It's bad, but not as bad as 1998

Alexei Levinson

Alexei Levinson

At the start of the financial crisis, the Russian authorities and the mass media were at pains to convince the public that there was no crisis. Opinion polls showed a precipitate increase in troubling effects of the crisis and a consequent increase in people's anxiety.

The picture now appears to be quite different. The authorities and the mass media have acknowledged the crisis and accepted it as a new reality. As for the public, the crisis has made itself felt here and there, but so far has not matched the worst expectations. In terms of difficulty, 2008 is rated as four times easier, and 2009 as three times easier than 1998 (when the rouble collapsed).

Still, for all the differences between the two crises, there is some basis for comparison. As in 1998, managers would rather pay their workers less than shut their factories down. This tendency has been steady: reports of wage cuts and delays outnumber those of lay-offs and closings by a factor of 3:2. Nevertheless, 70pc of all Russians feel sure that unemployment will increase, while 93pc of all managers say that people have begun to worry more about losing their jobs. In a recent poll, 68pc of the respondents said that they had friends who had lost their jobs due to the crisis; 13pc reported having family members forced to take unpaid leave; 17pc had had their own hours cut; while 21pc said that a member of their family had been let go.

This is the picture in the country overall. But in medium- and small-sized cities the problems of employment as well as wage delays and cuts are far more serious than in Moscow, St Petersburg and other major centres. Mass layoffs are reported 1.5 times more often in medium-sized cities than in large ones. The situation among various categories of workers also differs. Manual workers are 1.5 times more likely to have their wages cut or delayed than are managers and other white-collar workers. Blue-collar workers are the ones usually forced to take unpaid leave or accept fewer hours; and they are 1.5 times more likely to lose their jobs altogether than are specialists. Poorer people are 1.5 times as likely as prosperous ones to have serious problems with pay and work. Polls further show that it is the poorer segments of the population that now see the crisis as a serious threat to their existence. Of the bottom 10pc, twothirds anticipate a significant worsening of their daily nourishment in the next few months. Among the more well-to-do, most respondents were sure that they personally would continue to live as they had before the crisis. The higher their status, the less concern they expressed.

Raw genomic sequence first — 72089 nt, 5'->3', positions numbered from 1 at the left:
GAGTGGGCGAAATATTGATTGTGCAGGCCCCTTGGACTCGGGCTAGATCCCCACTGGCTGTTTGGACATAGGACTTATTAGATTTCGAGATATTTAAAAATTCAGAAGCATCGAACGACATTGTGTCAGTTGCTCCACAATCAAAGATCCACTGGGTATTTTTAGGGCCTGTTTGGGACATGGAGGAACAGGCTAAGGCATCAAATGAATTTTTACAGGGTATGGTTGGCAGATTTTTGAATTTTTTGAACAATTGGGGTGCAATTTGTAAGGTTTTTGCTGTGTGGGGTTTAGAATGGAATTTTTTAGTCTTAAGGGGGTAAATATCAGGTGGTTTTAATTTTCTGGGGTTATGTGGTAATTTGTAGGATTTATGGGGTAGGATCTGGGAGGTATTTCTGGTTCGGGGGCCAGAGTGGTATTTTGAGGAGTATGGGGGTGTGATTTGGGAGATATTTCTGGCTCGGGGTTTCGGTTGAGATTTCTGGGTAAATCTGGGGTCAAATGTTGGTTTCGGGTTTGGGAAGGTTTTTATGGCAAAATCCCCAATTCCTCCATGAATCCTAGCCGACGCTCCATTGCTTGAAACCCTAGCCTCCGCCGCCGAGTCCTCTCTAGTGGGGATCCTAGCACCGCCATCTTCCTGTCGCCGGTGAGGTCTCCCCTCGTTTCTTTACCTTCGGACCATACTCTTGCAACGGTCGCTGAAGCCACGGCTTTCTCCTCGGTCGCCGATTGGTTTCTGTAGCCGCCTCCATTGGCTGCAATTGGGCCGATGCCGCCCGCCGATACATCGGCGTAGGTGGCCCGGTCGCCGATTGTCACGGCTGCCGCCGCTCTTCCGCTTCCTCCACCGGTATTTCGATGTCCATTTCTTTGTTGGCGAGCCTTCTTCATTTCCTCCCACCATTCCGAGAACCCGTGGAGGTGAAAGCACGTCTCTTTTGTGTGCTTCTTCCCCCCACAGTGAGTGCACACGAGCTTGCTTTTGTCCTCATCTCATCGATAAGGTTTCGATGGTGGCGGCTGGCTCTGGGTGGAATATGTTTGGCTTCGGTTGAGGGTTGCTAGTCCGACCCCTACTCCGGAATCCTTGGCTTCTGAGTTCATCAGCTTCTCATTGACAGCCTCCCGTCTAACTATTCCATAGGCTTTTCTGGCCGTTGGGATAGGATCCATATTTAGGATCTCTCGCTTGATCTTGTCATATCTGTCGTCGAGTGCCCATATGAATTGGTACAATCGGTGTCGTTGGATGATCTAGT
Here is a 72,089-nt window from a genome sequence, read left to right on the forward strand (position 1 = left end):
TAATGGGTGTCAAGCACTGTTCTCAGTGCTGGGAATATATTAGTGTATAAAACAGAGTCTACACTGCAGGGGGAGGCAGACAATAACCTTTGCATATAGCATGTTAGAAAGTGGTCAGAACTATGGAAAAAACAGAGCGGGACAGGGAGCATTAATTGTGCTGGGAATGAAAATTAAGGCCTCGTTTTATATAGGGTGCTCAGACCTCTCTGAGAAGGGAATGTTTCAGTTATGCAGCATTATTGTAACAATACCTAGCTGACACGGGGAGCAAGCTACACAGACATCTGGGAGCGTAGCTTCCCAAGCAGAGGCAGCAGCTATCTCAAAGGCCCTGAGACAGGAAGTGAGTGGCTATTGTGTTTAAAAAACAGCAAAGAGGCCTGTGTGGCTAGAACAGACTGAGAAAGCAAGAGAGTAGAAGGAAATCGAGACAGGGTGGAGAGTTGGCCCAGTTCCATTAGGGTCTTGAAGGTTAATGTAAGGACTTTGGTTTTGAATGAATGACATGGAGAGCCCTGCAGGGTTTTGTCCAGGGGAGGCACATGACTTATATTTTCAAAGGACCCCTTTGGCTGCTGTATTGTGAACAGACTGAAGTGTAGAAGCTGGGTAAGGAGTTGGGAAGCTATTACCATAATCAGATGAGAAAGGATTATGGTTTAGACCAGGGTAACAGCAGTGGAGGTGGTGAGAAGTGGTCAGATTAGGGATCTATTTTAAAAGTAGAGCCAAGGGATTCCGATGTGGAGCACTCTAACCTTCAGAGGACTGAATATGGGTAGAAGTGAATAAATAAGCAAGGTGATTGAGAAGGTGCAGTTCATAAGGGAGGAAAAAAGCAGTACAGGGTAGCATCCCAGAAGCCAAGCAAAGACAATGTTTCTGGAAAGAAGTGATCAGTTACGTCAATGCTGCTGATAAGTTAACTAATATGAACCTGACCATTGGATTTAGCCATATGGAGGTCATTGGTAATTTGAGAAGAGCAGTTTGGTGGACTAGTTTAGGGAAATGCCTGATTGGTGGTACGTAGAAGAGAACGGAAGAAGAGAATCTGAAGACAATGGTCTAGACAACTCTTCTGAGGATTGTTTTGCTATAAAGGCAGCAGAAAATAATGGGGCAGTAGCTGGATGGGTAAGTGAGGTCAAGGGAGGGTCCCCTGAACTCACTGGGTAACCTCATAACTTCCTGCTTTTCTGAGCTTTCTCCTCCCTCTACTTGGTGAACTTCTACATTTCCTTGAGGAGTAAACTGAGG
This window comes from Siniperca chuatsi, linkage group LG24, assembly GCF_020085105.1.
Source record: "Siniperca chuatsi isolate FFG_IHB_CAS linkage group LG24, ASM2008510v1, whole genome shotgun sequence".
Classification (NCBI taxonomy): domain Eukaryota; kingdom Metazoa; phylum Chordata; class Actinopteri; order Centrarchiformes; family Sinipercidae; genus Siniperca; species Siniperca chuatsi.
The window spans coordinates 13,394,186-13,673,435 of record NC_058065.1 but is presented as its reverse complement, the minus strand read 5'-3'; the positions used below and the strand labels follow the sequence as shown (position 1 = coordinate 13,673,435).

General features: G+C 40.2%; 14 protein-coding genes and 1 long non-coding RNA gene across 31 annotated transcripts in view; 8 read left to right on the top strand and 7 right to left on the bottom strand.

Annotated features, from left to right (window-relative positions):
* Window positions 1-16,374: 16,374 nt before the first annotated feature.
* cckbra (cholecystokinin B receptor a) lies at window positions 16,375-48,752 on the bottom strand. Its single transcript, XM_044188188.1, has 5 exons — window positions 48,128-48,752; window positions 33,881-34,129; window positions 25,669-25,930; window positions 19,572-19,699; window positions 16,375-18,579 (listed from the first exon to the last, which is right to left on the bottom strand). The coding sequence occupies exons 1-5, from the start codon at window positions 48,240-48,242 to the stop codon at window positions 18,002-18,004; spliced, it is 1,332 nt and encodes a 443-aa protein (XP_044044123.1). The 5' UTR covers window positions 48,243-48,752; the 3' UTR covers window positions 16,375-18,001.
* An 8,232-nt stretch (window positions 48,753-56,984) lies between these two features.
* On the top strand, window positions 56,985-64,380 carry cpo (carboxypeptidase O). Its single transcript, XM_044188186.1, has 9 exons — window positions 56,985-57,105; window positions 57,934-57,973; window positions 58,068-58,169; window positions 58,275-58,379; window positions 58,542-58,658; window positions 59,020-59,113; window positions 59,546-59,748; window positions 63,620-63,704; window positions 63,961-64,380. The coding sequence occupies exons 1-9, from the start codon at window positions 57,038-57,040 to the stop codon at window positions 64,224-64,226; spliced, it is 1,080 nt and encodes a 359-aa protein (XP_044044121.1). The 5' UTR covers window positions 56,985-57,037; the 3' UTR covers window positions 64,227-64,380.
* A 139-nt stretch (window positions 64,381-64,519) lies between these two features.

But not across the board. In fact, an equal number of managers and workers (37pc) said they might lose their jobs in the future. But as for finding new jobs in their same profession, 55pc of the workers felt sure they could, as opposed to less than 45pc of the managers.

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